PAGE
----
He was demobilized in 1919 and resumed his medical studies at Liverpool. He qualified first with the conjoint diploma and then MB, BS of the University of London. After house appointments at the Liverpool Royal Infirmary, he joined the Sudan Medical Service in 1924. He worked, first, as a medical officer in the Kassala and Blue Nile Provinces, but in 1930 was promoted to be assistant director of medical services. In 1933, at the early age of 37, he became director of the Service and remained so until 1945.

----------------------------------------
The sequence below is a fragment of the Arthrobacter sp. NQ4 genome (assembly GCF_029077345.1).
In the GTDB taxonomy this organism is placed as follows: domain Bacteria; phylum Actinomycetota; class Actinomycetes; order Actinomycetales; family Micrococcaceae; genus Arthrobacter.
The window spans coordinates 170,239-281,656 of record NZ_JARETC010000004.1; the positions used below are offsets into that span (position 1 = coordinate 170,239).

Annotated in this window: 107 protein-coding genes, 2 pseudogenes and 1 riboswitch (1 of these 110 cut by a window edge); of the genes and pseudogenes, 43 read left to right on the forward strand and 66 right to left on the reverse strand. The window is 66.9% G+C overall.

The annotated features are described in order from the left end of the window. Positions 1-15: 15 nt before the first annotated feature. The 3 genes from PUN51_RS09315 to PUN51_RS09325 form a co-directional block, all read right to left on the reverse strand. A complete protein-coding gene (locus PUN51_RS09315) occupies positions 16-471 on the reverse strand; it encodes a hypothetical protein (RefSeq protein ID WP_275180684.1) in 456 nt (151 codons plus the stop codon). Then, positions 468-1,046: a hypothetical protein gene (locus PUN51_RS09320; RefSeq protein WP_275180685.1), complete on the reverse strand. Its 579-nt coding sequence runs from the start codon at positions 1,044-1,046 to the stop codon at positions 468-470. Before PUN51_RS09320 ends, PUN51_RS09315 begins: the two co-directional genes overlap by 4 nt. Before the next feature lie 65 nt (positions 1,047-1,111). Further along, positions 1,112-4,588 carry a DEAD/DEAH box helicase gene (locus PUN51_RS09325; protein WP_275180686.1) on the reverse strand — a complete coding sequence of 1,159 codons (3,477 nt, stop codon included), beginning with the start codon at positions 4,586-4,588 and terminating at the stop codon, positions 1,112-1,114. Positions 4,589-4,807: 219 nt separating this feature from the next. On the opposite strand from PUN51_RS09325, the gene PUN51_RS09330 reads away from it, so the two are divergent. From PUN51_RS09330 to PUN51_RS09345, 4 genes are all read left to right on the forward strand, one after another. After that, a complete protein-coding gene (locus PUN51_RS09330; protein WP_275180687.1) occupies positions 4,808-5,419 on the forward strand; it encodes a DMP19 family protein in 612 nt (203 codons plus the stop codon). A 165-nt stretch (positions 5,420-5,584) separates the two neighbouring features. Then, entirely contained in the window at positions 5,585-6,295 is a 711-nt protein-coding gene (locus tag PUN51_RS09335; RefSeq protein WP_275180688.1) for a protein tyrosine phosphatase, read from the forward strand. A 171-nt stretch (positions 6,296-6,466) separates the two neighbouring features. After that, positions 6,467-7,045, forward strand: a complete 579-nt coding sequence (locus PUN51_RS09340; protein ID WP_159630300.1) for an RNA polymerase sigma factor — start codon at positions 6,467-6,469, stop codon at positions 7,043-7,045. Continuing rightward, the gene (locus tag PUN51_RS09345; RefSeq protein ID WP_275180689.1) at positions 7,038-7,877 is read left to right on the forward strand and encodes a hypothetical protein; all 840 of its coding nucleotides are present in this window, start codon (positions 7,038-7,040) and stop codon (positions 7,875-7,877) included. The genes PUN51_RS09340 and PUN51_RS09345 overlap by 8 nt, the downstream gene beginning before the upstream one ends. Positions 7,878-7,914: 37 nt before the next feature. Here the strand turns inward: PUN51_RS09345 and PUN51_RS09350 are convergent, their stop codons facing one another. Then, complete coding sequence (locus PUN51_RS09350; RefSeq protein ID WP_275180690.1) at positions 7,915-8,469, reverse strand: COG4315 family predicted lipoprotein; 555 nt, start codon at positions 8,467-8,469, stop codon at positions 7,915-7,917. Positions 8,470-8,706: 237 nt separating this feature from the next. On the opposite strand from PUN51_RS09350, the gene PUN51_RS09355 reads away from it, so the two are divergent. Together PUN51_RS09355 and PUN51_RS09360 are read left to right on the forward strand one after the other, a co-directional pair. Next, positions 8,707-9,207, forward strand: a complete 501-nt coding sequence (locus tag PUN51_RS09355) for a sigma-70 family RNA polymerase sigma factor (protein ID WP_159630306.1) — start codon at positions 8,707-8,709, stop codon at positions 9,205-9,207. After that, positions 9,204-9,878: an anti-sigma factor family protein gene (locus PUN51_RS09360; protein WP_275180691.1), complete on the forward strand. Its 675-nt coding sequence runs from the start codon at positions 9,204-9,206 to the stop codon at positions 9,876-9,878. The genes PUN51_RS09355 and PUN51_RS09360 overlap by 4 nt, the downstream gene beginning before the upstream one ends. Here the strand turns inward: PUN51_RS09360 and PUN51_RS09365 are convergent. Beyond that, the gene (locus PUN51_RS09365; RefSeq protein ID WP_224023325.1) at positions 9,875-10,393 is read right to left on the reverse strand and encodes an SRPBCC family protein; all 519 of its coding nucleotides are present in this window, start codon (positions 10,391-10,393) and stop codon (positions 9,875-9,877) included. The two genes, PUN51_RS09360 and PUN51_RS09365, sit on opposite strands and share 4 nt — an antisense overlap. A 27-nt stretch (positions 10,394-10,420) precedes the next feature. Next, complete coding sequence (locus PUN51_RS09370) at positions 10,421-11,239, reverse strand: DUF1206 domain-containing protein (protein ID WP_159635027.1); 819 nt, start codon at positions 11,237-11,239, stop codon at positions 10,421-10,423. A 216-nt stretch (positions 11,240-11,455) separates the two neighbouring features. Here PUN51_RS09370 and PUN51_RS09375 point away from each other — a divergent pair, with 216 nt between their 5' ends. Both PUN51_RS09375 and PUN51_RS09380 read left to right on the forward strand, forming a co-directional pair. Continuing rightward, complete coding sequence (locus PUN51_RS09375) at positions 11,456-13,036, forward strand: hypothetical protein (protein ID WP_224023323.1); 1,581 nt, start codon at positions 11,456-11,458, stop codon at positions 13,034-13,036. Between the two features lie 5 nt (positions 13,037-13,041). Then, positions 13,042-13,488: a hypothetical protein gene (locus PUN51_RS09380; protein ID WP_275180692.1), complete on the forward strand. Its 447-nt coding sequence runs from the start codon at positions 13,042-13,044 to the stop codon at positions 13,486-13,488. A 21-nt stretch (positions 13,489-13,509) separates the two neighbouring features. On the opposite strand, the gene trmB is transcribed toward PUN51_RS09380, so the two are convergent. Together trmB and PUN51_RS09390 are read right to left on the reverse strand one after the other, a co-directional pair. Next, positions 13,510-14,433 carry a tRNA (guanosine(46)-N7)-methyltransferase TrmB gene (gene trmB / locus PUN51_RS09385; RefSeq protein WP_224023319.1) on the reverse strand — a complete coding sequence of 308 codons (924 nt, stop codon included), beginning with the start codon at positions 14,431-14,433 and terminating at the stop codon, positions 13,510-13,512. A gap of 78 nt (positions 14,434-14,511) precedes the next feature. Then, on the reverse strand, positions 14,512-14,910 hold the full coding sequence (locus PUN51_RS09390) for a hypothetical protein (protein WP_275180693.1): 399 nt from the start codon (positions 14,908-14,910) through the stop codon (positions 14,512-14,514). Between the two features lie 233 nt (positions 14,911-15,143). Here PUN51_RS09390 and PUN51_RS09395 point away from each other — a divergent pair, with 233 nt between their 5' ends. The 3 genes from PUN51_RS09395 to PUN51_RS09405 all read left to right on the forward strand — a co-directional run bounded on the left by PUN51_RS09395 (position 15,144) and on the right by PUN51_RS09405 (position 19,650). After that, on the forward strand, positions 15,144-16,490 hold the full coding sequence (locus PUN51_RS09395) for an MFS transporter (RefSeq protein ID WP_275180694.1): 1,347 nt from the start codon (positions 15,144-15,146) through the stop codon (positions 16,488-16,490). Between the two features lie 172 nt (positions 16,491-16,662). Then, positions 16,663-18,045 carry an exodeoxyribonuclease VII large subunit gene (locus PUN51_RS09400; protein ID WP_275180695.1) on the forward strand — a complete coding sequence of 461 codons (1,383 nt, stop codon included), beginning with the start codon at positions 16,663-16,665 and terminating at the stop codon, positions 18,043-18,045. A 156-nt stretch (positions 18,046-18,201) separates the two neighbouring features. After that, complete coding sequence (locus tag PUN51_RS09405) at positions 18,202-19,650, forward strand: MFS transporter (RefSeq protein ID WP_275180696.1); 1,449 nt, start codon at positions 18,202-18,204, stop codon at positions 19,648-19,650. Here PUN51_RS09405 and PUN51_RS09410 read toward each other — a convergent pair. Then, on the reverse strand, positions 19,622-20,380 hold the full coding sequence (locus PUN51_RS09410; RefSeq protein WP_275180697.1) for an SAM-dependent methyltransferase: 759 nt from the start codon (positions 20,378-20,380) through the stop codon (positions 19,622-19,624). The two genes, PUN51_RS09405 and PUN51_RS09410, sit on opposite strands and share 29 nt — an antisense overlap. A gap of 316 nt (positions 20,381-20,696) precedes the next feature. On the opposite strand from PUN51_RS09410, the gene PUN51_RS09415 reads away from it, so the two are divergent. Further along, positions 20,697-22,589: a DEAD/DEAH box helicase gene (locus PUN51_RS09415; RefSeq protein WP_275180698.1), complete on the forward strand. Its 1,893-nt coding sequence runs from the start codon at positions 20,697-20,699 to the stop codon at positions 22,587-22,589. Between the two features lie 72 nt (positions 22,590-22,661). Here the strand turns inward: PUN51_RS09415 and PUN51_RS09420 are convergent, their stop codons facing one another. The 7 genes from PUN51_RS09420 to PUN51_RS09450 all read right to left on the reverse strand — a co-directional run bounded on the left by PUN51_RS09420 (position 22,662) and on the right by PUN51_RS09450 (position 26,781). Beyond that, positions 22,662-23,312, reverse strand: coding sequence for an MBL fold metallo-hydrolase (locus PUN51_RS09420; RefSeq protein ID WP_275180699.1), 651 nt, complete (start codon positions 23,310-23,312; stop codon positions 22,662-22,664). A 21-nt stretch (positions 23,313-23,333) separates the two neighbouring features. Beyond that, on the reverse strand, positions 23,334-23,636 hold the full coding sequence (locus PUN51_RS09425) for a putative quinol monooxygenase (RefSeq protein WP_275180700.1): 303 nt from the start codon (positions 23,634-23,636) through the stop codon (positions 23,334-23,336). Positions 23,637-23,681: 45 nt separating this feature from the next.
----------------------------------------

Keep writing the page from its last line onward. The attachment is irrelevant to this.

Pridie’s 12 years as director of the Sudan Medical Service are remembered particularly for the increasing Sudanization which he encouraged, often in the face of considerable resistance. In peace, as in war, he was a fearless fighter for what he thought to be right. Very many Sudanese were to become grateful to him for his support and help in their careers. The Kitchener School of Medicine, Khartoum, had only been in existence for nine years when Pridie became director and by virtue of his office he became chairman of the School Council. He took a very active interest in its affairs and fostered its growth at every opportunity. He was also particularly keen that the standards of training there should be comparable with those in Britain, and in 1938, largely through his efforts, the qualifying examination of the school was approved by the Conjoint Board, England. Since that time a senior examiner from the Board has regularly participated in the final examination at Khartoum, and the high standard of Khartoum graduates has been testified by their innumerable successes in postgraduate examinations. In 1934 he became a member of the Council which advised the Governor-General on all aspects of government in the Sudan.